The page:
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School Reform: Perspective on the Design of the New Engine (4/28/14)

I am passionate about PK -12 school reform in the United States. As a career educator and former school district superintendent, I know the impact that effective schools can have on the lives of children. It is for this reason that I believe it is the duty of all educators to seek to provide the best possible education for students. In areas where schools are not meeting standards, it is the social and civic responsibility of boards of education that govern them to empower school leaders to make the changes that will result in improved student achievement. We have methods that are working. Our challenge is to implement these best practices, and nuanced variations based on schools’ needs, consistently on a large scale.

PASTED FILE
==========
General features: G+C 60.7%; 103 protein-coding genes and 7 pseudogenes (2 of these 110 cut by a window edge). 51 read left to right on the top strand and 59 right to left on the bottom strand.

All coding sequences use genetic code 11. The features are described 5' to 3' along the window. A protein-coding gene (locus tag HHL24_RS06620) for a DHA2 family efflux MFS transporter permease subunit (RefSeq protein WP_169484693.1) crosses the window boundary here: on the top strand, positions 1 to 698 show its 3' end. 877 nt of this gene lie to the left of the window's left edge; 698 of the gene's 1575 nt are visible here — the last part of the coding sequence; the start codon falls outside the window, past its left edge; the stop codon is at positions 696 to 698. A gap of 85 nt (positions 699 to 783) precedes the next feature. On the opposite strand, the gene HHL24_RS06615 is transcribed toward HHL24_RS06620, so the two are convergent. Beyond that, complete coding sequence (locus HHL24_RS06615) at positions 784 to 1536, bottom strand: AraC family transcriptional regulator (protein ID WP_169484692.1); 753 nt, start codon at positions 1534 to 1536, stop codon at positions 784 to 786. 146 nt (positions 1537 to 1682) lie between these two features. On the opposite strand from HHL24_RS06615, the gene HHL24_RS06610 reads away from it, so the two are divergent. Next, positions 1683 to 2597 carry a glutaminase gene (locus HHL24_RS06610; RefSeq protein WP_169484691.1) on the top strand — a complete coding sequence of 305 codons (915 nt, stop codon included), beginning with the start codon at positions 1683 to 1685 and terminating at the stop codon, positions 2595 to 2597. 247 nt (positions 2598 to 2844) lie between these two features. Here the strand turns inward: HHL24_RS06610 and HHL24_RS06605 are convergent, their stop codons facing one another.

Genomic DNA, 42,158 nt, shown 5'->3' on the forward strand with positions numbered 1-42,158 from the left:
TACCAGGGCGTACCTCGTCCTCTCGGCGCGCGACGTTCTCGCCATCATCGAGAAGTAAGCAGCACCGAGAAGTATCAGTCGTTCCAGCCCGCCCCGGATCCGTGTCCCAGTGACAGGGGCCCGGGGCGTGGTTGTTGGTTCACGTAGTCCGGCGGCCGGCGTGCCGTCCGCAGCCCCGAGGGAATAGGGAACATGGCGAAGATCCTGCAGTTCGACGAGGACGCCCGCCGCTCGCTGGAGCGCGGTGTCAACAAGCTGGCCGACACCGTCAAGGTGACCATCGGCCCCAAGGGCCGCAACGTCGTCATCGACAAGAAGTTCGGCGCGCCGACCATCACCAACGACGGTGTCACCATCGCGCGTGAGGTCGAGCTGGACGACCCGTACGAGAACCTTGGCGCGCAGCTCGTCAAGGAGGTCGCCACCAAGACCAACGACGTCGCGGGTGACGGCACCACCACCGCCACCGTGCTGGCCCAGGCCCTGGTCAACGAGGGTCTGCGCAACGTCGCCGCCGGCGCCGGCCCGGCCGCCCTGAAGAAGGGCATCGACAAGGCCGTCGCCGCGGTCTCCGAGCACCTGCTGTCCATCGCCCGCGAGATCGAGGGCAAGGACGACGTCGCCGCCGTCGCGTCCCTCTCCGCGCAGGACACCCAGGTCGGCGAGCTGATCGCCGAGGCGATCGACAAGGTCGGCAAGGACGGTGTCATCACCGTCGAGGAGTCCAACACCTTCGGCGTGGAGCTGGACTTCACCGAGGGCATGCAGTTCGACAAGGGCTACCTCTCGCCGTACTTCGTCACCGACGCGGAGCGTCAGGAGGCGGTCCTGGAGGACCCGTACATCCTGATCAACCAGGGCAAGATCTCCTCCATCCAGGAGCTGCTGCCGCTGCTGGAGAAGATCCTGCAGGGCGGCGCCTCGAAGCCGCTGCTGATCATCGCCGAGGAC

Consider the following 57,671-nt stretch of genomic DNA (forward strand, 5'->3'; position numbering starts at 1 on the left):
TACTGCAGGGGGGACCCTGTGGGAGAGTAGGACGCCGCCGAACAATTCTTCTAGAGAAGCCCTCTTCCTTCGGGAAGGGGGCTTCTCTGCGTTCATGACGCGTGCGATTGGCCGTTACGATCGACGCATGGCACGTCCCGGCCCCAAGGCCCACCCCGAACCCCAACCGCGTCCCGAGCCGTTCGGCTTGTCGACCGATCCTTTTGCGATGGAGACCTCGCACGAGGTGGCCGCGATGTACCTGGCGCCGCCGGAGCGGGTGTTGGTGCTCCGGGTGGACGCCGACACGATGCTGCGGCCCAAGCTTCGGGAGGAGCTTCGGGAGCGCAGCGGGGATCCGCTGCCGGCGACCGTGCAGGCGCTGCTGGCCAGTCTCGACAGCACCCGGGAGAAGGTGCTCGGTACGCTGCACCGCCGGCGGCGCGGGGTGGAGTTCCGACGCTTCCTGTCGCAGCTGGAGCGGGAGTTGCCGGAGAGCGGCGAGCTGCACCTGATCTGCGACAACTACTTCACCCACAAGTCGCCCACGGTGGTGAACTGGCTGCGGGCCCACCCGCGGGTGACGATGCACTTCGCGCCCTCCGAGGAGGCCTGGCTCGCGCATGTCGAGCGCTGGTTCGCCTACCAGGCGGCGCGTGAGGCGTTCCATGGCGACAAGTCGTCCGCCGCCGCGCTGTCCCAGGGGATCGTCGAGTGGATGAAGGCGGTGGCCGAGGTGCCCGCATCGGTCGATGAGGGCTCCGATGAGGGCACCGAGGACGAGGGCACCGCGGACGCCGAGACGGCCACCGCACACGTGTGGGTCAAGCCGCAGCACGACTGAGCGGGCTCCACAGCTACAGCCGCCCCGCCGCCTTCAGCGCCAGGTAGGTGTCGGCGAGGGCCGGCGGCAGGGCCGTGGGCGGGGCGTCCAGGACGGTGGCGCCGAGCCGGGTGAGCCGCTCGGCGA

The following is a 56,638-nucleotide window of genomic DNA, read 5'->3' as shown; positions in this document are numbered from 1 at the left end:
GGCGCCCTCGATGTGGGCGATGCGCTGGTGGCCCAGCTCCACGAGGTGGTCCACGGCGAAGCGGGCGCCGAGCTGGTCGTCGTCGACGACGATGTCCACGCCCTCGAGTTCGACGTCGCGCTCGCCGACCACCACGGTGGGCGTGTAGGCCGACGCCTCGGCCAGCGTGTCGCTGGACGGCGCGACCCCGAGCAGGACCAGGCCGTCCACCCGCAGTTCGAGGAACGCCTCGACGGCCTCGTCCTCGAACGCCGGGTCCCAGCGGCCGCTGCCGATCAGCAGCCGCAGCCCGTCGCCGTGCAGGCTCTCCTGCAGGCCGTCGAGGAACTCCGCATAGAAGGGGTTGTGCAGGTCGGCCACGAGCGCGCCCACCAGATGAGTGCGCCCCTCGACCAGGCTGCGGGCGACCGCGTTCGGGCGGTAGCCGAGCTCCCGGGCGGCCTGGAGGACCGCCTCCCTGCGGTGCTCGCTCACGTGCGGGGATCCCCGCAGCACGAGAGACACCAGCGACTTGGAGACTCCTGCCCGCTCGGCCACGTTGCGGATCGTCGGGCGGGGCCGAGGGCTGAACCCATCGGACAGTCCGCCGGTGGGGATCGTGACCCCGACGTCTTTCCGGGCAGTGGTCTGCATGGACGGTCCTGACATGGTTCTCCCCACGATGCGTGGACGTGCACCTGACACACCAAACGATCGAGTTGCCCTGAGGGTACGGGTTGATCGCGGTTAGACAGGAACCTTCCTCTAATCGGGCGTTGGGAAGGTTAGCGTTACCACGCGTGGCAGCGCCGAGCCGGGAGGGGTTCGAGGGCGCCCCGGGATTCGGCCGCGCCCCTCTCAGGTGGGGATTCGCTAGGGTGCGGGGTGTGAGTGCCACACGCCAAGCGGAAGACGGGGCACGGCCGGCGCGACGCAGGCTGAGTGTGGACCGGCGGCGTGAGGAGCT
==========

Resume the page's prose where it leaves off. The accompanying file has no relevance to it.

In a 4/23/14 Education Week article titled Stop Tinkering: We Need a New K – 12 Engine, Harvard professor Paul Reville argues that to date K – 12 education reform efforts in the United States have experienced marginal success, at best, in their attempts to improve student achievement, specifically for students from disadvantaged socioeconomic backgrounds who are served in impoverished schools. Reville further asserts that the reason our education “engine” is failing is because it was designed for a different task. Specifically, Reville’s argument goes on to address the challenges of the third industrial revolution in the United States, in regard to its impact on the type of education and training needed for entry and ascension in the middle and upper middle class workforce. It is a revolution that has seen a shift from low- knowledge, low-skill jobs to an economy based on information exchange and dissemination, and technology which demands high-knowledge and high skills.